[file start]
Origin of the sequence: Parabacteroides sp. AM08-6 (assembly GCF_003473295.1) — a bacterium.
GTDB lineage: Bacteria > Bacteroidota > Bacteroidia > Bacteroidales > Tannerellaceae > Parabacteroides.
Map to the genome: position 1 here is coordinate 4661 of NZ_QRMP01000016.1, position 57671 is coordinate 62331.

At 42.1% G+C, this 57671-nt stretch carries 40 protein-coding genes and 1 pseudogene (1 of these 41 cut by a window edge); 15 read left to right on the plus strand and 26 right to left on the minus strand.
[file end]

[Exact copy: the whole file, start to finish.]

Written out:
Origin of the sequence: Parabacteroides sp. AM08-6 (assembly GCF_003473295.1) — a bacterium.
GTDB lineage: Bacteria > Bacteroidota > Bacteroidia > Bacteroidales > Tannerellaceae > Parabacteroides.
Map to the genome: position 1 here is coordinate 4661 of NZ_QRMP01000016.1, position 57671 is coordinate 62331.

At 42.1% G+C, this 57671-nt stretch carries 40 protein-coding genes and 1 pseudogene (1 of these 41 cut by a window edge); 15 read left to right on the plus strand and 26 right to left on the minus strand.